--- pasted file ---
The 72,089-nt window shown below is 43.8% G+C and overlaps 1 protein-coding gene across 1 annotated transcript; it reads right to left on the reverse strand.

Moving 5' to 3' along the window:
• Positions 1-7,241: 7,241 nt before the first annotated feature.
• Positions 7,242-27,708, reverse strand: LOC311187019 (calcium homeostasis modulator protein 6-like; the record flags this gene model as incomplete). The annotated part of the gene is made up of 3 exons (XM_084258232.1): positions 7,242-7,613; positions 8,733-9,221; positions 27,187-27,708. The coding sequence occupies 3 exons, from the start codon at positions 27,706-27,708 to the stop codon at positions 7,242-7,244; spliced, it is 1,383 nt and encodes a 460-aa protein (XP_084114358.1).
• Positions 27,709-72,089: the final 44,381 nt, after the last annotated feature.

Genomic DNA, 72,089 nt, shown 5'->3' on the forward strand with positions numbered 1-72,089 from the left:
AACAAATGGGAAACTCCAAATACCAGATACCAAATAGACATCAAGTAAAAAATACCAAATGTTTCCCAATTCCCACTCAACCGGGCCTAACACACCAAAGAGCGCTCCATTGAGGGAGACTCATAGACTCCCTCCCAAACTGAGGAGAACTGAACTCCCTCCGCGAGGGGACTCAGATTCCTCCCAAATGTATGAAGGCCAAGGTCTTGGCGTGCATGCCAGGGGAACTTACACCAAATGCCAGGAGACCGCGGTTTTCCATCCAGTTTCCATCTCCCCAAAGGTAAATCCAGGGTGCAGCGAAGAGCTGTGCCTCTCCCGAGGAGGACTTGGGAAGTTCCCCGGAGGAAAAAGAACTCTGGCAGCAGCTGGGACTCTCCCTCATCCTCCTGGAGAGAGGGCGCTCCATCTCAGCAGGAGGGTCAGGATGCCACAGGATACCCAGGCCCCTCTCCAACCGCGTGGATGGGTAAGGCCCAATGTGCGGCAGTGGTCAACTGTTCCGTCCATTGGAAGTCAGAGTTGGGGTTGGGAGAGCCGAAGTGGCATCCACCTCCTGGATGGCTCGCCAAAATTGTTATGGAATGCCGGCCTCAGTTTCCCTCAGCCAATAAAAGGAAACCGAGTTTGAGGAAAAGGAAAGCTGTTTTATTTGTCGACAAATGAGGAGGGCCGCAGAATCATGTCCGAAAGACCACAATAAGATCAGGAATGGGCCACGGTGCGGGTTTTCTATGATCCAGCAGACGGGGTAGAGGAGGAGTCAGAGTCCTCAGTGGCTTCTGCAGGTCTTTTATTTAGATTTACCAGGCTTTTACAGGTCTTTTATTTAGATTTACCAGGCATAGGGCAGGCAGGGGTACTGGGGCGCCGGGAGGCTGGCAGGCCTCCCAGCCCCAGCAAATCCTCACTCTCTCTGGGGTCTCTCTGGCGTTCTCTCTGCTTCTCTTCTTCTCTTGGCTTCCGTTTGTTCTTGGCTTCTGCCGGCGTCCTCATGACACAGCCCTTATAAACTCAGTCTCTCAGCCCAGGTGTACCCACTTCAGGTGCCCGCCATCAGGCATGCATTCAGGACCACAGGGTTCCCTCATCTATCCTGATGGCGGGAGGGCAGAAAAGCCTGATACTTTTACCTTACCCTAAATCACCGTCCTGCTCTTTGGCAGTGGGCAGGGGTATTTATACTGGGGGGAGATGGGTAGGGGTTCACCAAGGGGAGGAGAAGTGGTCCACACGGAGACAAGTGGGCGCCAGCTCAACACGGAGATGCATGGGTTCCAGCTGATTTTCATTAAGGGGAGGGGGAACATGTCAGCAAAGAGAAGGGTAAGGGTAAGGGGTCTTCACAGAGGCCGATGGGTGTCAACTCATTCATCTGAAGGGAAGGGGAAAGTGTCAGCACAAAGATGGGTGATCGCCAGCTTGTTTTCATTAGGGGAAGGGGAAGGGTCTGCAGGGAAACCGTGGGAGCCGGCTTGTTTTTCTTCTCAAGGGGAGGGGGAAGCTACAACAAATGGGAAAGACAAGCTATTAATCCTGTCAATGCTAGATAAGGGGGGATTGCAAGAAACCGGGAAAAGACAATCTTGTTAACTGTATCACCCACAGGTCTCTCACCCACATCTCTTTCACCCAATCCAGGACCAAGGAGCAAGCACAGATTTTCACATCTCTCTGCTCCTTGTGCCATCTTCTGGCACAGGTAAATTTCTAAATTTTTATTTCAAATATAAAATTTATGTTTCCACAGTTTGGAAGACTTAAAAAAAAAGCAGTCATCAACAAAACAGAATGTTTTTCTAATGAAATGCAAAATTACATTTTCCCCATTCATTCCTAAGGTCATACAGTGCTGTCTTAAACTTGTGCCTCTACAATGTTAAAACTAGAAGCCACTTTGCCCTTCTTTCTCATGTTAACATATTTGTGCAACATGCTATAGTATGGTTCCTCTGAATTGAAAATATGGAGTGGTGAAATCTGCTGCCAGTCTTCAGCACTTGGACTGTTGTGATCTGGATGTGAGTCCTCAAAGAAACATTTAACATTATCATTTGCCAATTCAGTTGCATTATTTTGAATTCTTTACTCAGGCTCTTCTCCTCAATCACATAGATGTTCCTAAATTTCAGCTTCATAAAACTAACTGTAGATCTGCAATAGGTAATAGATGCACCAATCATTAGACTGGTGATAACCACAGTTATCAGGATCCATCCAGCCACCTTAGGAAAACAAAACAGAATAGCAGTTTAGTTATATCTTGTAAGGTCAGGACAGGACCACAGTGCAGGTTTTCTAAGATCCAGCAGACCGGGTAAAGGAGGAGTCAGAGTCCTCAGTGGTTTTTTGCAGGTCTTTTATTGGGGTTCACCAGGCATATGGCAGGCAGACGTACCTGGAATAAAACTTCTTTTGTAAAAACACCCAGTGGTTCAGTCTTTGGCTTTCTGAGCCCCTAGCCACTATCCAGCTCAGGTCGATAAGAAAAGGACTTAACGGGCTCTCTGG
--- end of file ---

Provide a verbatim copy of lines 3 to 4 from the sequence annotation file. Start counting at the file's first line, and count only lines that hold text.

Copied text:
• Positions 1-7,241: 7,241 nt before the first annotated feature.
• Positions 7,242-27,708, reverse strand: LOC311187019 (calcium homeostasis modulator protein 6-like; the record flags this gene model as incomplete). The annotated part of the gene is made up of 3 exons (XM_084258232.1): positions 7,242-7,613; positions 8,733-9,221; positions 27,187-27,708. The coding sequence occupies 3 exons, from the start codon at positions 27,706-27,708 to the stop codon at positions 7,242-7,244; spliced, it is 1,383 nt and encodes a 460-aa protein (XP_084114358.1).